“For me, people come first,” said Alice Neel. “I have tried to assert the dignity and eternal importance of the human being.” It is from this quote that the retrospective Alice Neel: People Come First takes its title. Neel preferred to call her artworks “pictures of people,” finding the term “portraits” to be elitist. In them, she depicted her neighbors in Spanish Harlem, queer cultural figures, salesmen, activists, and mothers — making space for those not often given a voice in society or art. In celebration of the retrospective’s debut in San Francisco, we invited Bay Area figurative artists to share their own “pictures of people” and what the pictures, and sitters, mean to them.
Alice Neel, The Spanish Family, 1943. Oil on canvas, Frame: 36 7/8 x 30 7/8 x 2 in. (93.7 x 78.4 x 5.1 cm) 34 x 28 in. (86.4 x 71.1 cm). © The Estate of Alice Neel. Courtesy The Estate of Alice Neel and David Zwirner
Felicia Forte, Matthew, Last Portrait 2019 & 2022
“This is the last of many portraits I painted of my former partner Matthew. We were together for six years, and he loved to be painted. This was begun in 2019 at the beginning of the end of our relationship. I combined [a] reference of him in fall with that of my garden in the spring, subconsciously willing growth. I put [in] extra care and detail, and though I tried my best, the relationship and the painting stalled. Recently, in what is undoubtedly a new phase of life for me, I found this painting 95 percent finished in my studio. I gave myself just a couple hours before dinner to finish it and no more. Things can be finished but not forgotten.”
Felicia Forte, Matthew, Last Portrait 2019 & 2022, 2019 and 2022. Oil on wood, 16 in. (40.6 cm) round
Lorena Diosdado, Mami
“Much like Alice Neel ‘like[d] to paint people that have been ruined by the rat race in New York City,’ I love to paint people who are enduring late stage capitalism, always in a lurch, and living their lives the best they can manage at that point in time. How can you feel alienated when everyone is on the same sinking ship as you are, trying to do the best that they can with the socioeconomic obstacles so callously placed in their way?
“My mom is but one example of the systemic playing out in the lives of individual people captured in a moment in time. My mom had a full life long before she met my dad, long before she immigrated to the USA, and long before she had children and was measured by the checklist of proper woman, immigrant, and worker. Nonetheless, after looking at a person for so long, you see their bare selves come through and there are moments of deep spiritual connection because, in spite of our sociopolitical and economic landscape doing its best to squeeze us, we are still full of so much life, hope, and determination.”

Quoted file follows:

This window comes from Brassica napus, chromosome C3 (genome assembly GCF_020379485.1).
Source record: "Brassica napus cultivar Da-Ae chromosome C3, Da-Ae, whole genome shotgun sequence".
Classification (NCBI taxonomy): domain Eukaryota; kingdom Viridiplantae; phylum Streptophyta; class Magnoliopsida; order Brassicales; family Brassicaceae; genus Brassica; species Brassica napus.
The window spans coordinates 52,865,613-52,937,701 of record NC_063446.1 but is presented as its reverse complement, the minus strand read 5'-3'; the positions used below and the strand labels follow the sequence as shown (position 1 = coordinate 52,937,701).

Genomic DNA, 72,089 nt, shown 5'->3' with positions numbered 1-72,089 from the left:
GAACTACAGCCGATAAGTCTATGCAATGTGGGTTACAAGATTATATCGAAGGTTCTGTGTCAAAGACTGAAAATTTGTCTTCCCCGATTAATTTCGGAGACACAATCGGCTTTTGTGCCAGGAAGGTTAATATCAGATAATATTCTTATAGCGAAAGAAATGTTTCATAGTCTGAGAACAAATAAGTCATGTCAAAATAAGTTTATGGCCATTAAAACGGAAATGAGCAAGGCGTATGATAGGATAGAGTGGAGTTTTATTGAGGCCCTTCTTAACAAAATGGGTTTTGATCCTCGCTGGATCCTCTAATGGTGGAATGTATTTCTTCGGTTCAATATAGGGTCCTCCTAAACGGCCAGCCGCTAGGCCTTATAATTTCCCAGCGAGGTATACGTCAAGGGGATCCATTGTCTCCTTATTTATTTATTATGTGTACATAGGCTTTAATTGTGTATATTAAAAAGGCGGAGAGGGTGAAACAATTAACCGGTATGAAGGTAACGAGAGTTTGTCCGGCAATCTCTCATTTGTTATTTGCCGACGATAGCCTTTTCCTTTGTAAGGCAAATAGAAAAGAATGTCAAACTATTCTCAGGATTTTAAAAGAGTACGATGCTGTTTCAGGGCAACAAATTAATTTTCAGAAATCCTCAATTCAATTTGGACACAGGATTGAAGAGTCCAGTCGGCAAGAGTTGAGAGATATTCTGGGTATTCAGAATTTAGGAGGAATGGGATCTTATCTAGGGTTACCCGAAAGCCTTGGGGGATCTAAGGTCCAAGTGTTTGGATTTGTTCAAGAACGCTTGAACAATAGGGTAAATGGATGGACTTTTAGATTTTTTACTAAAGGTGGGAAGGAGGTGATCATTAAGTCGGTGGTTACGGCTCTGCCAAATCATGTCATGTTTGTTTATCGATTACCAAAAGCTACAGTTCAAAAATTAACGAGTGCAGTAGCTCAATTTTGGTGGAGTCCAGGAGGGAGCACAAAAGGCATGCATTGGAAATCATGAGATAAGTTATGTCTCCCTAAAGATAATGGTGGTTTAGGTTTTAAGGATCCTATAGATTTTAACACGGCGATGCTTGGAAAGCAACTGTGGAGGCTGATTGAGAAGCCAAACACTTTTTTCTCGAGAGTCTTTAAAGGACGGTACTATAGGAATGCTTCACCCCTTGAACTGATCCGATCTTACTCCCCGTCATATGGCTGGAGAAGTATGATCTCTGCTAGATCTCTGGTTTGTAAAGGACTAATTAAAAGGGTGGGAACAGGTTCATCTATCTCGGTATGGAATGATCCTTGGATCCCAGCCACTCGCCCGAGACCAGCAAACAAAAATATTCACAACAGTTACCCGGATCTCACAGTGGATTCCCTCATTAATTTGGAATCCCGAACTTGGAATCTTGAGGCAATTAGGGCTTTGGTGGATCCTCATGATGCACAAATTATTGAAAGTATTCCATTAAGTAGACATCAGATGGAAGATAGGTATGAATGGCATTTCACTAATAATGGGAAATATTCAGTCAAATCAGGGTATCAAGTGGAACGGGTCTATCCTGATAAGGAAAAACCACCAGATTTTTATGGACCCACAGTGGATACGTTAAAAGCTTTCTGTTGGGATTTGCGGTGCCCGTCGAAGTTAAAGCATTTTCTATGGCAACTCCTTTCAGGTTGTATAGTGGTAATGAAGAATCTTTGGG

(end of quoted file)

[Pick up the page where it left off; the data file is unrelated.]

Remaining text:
Lorena Diosdado, Mami, 2022. Acrylic on canvas, 24 x 36 x 1/2 in. (61 x 91.4 x 1.3 cm)
Tess Felix, Bessem
“Alice Neel took pleasure in the people she painted. She saw deeply the dramas of their lives, the passions, the pretensions, the real, the sad, the humor, and the passions of life. When I look at Alice Neel’s paintings, I can relate to her as a portrait artist that enjoys getting to know people through the act of art making.
“I aim to capture the spirit of my subjects, as Alice Neel does, with the intention of conveying clues as to who they might be. My hope is to spark the imagination of the viewer to feel compelled to linger awhile and wonder about the sitter.
“What inspired me to make this work is my fascination with people. I’m currently working on a series of almost life-size portraits of friends, acquaintances, and strangers. . . . My medium is ocean plastic that has been collected off of beaches and shorelines. . . . This particular piece, Bessem, is based on a man I met while visiting London. I was invited to participate in a pop-up art show fundraiser to raise money for the nonprofit Project 0, whose mission is to save the oceans. Bessem and I were assigned a task together to create an installation. Working together posed an opportunity to communicate with a total stranger on a project and see it through to fruition. In the process we formed a friendship despite the fact that we were vastly different in every way. Bessem possessed a certain style and demeanor that I wanted to capture in a portrait. There are clues to his personality in some of the items chosen.”
Tess Felix, Bessem, 2018. Sculptural relief (assemblage), 72 x 24 x 2 in. (182.9 x 61 x 5.1 cm)
Do you have your own creative “pictures of people”? Or are you inspired to make some? Share them with us, and we’ll share them with our community. We welcome submissions from all ages, in any medium, including drawings, paintings, photographs, and more. Why and how did you choose to represent this person? How did making the picture help you to better understand this person or your relationship to them? Submit your pictures during the run of the exhibition, and we’ll add them to our web gallery. You may even see your creation on-screen at the de Young.
Text by Magnolia Molcan, web managing editor, and Jill McLennan, teaching artist, with contributions from artists Felicia Forte, Lorena Diosdado, and Tess Felix.
Alice Neel: People Come First is on view at the de Young March 12, 2022 through July 10, 2022.